Just to add, I've done some looking around and Natwest has a cash ISA account that gives you a 2% bonus (for 12 months) when switching from another provider. This will give you (at your balance) an AER of 6.67% (or 6.51% gross).
posted by wackybrit at 3:39 PM on October 22, 2008


If it helps, and if your laws are like the US's, think of interest in your taxable account as being taxed at the highest tax bracket your income is in.

Here in the states, that's often 25%, or 28% for upper middle class wage earners.

So a 4.5% account is really earning 4.5% x (1 - .25) = 3.375% for a 25% marginal rate taxpayer.
posted by troy at 4:08 PM on October 22, 2008


The ISA is from Smile and the savings account is FirstDirect. Both were at least 6% when I opened them but have been creeping steadily downwards ever since. This seems to be the case for any savings accounts I've ever used (and I have switched banks many times).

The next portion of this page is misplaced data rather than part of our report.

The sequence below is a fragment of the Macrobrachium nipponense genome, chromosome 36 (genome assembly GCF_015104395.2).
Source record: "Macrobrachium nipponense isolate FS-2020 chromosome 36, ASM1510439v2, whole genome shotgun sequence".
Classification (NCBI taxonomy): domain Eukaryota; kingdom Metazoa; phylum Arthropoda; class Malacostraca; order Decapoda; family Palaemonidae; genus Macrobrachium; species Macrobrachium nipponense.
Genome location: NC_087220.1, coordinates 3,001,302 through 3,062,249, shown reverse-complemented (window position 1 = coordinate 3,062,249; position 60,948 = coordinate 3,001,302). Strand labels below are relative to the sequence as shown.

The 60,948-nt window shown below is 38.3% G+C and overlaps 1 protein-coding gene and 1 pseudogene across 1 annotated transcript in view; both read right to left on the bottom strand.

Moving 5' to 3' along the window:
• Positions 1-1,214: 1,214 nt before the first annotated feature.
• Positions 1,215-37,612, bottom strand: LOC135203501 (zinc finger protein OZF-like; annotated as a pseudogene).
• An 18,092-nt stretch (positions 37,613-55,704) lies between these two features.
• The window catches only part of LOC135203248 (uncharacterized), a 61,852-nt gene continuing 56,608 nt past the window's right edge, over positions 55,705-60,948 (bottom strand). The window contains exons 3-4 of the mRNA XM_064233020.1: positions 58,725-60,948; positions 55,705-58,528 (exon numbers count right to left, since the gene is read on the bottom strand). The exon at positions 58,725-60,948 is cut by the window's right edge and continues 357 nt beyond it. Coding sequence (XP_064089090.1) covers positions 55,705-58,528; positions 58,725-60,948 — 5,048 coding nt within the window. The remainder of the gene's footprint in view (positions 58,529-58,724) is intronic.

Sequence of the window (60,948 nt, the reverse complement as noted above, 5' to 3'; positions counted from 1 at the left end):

The main question for me is the large difference in balance between the 2 accounts. Even with higher taxation, aren't I earning more every month in the normal savings account? Bear in mind I can't move the entire balance over to the ISA, only £3600/year.
posted by snarfois at 4:21 PM on October 22, 2008


You *can* move the entire balance of your old ISA over to a new ISA - I'm doing exactly that, moving my Smile ISA to Natwest. See moneysavingexpert.com for more details.

I've got to get round to calling Natwest and asking them what to do. Don't just walk into the bank with the Cash ISA transfer form - apparently that doesn't work...

Then put the rest into a savings account - You can get 6.3% interest (or 4.7% interest after tax) - although given interest rates are going to drop, that figure will also drop.

So you might also want to look at fixed-rate savings account, which will give you up to 7.2% interest before tax - or 5.4% after tax (or thereabouts).